A Father’s Day Letter

Dear Dad,

I was sitting here thinking about our trip back to Michigan, and got to thinking of the visit we had with you at your house in New Amsterdam.

Sorry you were under the impression that we had already left and were gone without stopping in to see you. This could never be, you know, as the two things we went back there for was to visit you and my dad.

Sitting there listening to you and Jean talking together, after looking at your flowers and your garden, I got to thinking about all the years that have gone by and all the good times god has graciously given us. The more I thought of it, the more I was impressed by one thought. Father’s day will soon be here, and although you aren’t my dad, I thought I would sit down and put some thoughts on paper.

Fathers-in-law are generally not made a fuss over. Fathers are one thing, and we make a special effort to send them cards on Father’s Day, but fathers-in-law are not much celebrated.

I remember going out to your barn with an engagement ring in my pocket and asking your OK to give it to Jean. You said that would be fine and gave me your blessing. Then you finished helping that nanny goat deliver her kid.

Some thirty-eight years have gone by since that happened. Jean and I now have children of our own. Now I’m a dad-in-law. Looking back, that time seems to have gone by very swiftly. Your children grow up, and with all the work and care that goes along with brining up of a family, it seems that a good deal of the training of the children in the home falls on the mother. Without a God-fearing mother in the home, a marriage would be doomed to failure. It always struck me that at a time in your life when you have the least amount of sense, you make the most important decision of your life—who you will spend the rest of your life with.

I believe that God provides to every man his wife, and what a blessing when he gives you a God-fearing and good wife. Then the time soon comes when our children grow up, and a young man is soon standing there asking you for your daughter’s hand in marriage. You think back on all the memories, all the love you poured out on that little girl from the day that God gave her to you until now. You think of all the fun you’ve had with her, all the teaching of catechism lessons, all the prayer for her, and suddenly you are asked to give her away! You do, of course, if he is a child of God, and by this time you had better made it your business to know.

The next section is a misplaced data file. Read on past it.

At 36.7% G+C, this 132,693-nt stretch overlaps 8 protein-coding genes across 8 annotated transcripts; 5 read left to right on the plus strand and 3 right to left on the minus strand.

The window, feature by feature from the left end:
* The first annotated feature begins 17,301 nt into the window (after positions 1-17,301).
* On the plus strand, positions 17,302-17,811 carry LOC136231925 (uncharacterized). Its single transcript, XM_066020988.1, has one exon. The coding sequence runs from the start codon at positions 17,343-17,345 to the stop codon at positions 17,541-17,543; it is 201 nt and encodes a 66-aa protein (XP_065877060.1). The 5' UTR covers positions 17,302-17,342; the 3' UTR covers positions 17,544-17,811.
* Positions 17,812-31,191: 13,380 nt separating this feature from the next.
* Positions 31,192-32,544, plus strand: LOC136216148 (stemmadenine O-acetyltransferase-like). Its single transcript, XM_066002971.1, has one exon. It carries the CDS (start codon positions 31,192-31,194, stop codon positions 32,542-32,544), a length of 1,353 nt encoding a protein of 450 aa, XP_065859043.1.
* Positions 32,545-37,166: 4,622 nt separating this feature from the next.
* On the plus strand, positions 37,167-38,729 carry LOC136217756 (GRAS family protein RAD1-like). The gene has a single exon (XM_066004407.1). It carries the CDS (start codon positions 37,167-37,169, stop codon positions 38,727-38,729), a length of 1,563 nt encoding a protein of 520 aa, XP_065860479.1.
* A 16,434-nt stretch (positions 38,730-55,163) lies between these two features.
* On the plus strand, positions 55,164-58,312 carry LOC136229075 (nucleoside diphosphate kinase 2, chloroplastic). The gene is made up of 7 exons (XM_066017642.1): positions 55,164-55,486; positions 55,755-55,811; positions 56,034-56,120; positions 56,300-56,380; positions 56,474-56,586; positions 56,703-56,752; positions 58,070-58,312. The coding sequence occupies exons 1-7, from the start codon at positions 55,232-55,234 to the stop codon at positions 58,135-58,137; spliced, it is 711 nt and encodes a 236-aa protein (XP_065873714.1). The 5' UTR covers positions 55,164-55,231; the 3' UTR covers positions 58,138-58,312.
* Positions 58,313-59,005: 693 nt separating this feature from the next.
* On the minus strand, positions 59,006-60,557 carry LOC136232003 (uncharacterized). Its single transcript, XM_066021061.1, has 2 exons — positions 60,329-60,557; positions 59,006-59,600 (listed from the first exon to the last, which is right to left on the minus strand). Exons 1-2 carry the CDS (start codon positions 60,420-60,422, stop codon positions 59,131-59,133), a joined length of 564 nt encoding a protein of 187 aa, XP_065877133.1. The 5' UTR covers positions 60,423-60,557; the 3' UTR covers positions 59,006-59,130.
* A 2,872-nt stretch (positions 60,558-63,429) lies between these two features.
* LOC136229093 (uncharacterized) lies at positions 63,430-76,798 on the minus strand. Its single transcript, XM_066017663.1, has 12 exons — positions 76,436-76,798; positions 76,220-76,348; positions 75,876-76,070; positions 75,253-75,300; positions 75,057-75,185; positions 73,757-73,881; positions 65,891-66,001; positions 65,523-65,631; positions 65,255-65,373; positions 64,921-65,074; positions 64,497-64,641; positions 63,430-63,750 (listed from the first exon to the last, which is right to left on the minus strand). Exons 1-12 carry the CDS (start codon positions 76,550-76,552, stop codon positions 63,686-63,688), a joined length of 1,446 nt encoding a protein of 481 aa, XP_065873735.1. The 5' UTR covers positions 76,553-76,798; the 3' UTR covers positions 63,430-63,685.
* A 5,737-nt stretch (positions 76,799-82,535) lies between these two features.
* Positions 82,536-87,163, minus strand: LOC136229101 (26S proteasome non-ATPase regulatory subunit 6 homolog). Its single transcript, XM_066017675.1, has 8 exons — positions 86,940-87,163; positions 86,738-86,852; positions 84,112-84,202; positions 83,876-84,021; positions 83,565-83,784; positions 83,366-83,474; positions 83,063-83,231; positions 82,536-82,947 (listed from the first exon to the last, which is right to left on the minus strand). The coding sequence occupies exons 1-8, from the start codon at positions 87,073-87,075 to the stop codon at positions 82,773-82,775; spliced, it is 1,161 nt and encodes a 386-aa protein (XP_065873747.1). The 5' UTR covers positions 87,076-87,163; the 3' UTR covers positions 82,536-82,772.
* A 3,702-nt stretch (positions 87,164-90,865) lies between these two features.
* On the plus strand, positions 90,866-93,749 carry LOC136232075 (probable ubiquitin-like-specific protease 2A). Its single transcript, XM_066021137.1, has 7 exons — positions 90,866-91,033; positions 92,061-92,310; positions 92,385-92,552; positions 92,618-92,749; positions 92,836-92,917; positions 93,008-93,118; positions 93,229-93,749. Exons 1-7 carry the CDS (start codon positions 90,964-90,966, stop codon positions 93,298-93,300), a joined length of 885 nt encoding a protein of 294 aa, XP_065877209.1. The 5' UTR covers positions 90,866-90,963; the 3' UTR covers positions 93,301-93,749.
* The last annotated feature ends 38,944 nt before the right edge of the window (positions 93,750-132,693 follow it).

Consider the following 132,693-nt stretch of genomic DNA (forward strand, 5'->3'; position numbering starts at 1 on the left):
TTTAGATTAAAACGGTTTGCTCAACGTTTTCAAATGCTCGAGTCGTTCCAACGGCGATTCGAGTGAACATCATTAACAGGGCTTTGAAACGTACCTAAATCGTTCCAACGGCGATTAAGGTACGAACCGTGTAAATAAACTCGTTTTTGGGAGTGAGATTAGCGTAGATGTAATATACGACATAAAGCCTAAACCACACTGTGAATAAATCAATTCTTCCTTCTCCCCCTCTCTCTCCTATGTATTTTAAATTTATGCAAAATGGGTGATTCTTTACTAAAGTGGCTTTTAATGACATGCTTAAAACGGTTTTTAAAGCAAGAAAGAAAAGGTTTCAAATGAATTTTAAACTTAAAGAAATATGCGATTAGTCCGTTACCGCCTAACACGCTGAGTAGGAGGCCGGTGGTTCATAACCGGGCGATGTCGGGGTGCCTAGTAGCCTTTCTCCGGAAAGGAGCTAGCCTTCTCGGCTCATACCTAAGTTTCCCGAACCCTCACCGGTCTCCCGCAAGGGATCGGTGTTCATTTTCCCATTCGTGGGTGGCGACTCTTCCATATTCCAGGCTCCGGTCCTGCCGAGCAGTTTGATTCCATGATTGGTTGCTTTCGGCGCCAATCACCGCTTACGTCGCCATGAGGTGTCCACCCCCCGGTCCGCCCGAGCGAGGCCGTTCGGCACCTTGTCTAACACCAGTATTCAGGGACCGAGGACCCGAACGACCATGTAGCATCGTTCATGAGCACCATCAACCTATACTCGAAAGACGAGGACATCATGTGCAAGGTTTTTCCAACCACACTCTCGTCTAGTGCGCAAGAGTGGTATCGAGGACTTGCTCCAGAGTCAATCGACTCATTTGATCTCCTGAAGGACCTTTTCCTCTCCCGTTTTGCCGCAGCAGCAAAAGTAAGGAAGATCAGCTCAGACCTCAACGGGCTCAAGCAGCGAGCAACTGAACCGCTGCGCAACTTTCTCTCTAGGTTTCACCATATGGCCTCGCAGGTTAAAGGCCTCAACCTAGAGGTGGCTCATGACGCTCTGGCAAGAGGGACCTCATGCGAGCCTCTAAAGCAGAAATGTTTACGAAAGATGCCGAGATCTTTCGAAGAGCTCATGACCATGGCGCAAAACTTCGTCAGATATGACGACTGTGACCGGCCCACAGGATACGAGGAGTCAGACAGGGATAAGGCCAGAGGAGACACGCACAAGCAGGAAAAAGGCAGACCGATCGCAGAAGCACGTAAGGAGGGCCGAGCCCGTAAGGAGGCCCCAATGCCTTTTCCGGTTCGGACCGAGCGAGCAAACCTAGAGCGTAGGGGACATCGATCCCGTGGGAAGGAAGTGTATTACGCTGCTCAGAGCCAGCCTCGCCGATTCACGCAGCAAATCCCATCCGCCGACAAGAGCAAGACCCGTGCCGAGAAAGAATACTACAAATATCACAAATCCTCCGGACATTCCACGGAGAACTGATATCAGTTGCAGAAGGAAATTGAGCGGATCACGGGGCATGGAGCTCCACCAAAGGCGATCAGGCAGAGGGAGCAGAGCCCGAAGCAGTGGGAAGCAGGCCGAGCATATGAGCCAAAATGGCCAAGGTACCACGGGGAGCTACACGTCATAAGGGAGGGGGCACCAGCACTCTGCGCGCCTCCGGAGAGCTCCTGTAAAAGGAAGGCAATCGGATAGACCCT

I guess what I’m writing about is that I’m not much good with words and being able to say what I want to, so I’m taking this way of putting them down on paper  so that I can sort them out and get them nearly right. What I really want to do is thank you for Jean. For thirty-eight years now she has stood by me through thick and thin. She has been a good Christian wife, and God has blessed our marriage with one son and two daughters. You read in Proverbs about how a husband is blessed by being given a godly wife. It puts her price far above rubies, and the heart of her husband delighteth in her.

Jean and I have brought up our children together. She has clothed and fed them, bandaged up their hurts, sung them to sleep, and most of all taught them about our Lord and Savior Jesus Christ. She saw to it that they knew their catechism lessons and that they knew their Sunday School verses. She has been a good wife and mother, and I thank God for her continually.

Since we are now grandparents, she has a new job—that of helping our grandchildren. One imagines that when the children are all gone out of the house, then the responsibility and worry is over. You soon learn that this is not so. A grandmother and grandfather has a position of great importance in the minds of their grandchildren. I watch Jean with the grandchildren and see that she is also a good grandmother.

God has blessed us with ten grandchildren, and we see our childrens’ children being brought up in what we believe to be the true church. The fact that we married in the Lord and are faithfully bringing up our grandchildren is a great comfort to us.

When we left, you said to me, “Take good care of my little girl.” That kind of got to me, I guess, and I guess I started thinking of these things. Don’t worry—I’ll do my best to take care of your “little girl.” You see, I love her same as you do. I received from God a good Christian life that day I married her, and we have been most richly blessed.

You are now 89 years old. That’s old for the children of men. You seem to live a useful and enjoyable life with your garden and keeping old ladies supplied with fresh vegetables—with the hope of fresh-baked pies in return. You expressed your readiness to go the home that God has prepared for you, eternal in the heavens.

So before you do, I take this opportunity to thank you for everything you have done for us, and especially for Jean.

Your son-in-law,

Ray Ezinga